Internal controls can also be impacted by the failure to adhere to a company's business ethics and conduct code.

The independent auditors could attest to compliance by testing the assurances in Client Representation Letter required by most independent auditors. Client Representation Letters address such issues as management is responsible for the fair presentation financial statements, there has been no fraud involving employees or members of management that have an impact on the financial statements (Fraudulent Financial Reports), etc.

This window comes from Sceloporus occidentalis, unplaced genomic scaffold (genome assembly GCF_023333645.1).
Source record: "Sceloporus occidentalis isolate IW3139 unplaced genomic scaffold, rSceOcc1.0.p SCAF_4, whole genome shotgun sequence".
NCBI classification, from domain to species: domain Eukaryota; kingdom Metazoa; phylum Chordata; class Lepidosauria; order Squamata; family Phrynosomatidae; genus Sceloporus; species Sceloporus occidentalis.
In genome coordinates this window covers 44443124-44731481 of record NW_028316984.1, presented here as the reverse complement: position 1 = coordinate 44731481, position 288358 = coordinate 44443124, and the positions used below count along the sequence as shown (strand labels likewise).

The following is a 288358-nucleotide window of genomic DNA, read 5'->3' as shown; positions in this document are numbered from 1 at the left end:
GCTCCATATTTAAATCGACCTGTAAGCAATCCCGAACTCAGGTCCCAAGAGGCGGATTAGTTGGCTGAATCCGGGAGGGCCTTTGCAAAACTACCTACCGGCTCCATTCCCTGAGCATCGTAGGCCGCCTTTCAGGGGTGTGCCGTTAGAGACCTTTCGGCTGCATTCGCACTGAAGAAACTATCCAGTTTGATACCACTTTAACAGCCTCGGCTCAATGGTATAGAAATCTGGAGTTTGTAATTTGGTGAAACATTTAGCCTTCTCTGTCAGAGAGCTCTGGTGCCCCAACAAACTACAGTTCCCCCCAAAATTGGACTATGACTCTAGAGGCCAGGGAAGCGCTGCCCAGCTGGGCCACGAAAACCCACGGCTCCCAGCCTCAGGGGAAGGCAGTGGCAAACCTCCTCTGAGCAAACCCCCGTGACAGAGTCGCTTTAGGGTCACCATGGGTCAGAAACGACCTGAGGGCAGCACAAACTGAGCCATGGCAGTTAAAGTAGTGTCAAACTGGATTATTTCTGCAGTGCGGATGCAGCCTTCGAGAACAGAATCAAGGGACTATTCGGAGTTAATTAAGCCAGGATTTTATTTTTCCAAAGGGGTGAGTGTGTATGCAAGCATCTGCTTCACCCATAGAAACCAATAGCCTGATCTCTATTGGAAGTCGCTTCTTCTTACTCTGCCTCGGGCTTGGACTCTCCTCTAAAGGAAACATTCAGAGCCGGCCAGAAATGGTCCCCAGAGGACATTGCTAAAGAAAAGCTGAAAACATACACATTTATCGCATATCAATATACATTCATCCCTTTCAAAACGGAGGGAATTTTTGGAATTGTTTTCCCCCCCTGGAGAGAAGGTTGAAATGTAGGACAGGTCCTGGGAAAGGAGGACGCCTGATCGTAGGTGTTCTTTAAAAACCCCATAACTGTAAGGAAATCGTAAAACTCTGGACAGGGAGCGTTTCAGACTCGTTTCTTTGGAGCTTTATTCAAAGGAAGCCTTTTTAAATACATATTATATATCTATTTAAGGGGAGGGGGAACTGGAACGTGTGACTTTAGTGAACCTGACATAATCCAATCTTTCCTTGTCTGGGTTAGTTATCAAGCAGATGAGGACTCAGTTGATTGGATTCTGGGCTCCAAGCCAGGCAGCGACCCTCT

Since the issue is on integrity of internal controls, I would recommend that the Client Representation Letter be signed by the Financial Expert(s) on the Audit Committee, Head of internal auditing, Chief Executive Officer, Chief Financial Officer, and Chief Accounting Officer. In this way, if a company is found to have committed financial statement fraud, it will have taken collusion among some or all of the above.

I hope that the above comments to the proposed regulations assist in the improvement of the Financial Reporting standards and overall accountability for publically traded companies.

If you have any questions to the above, please contact me via e-mail.


Lee Squire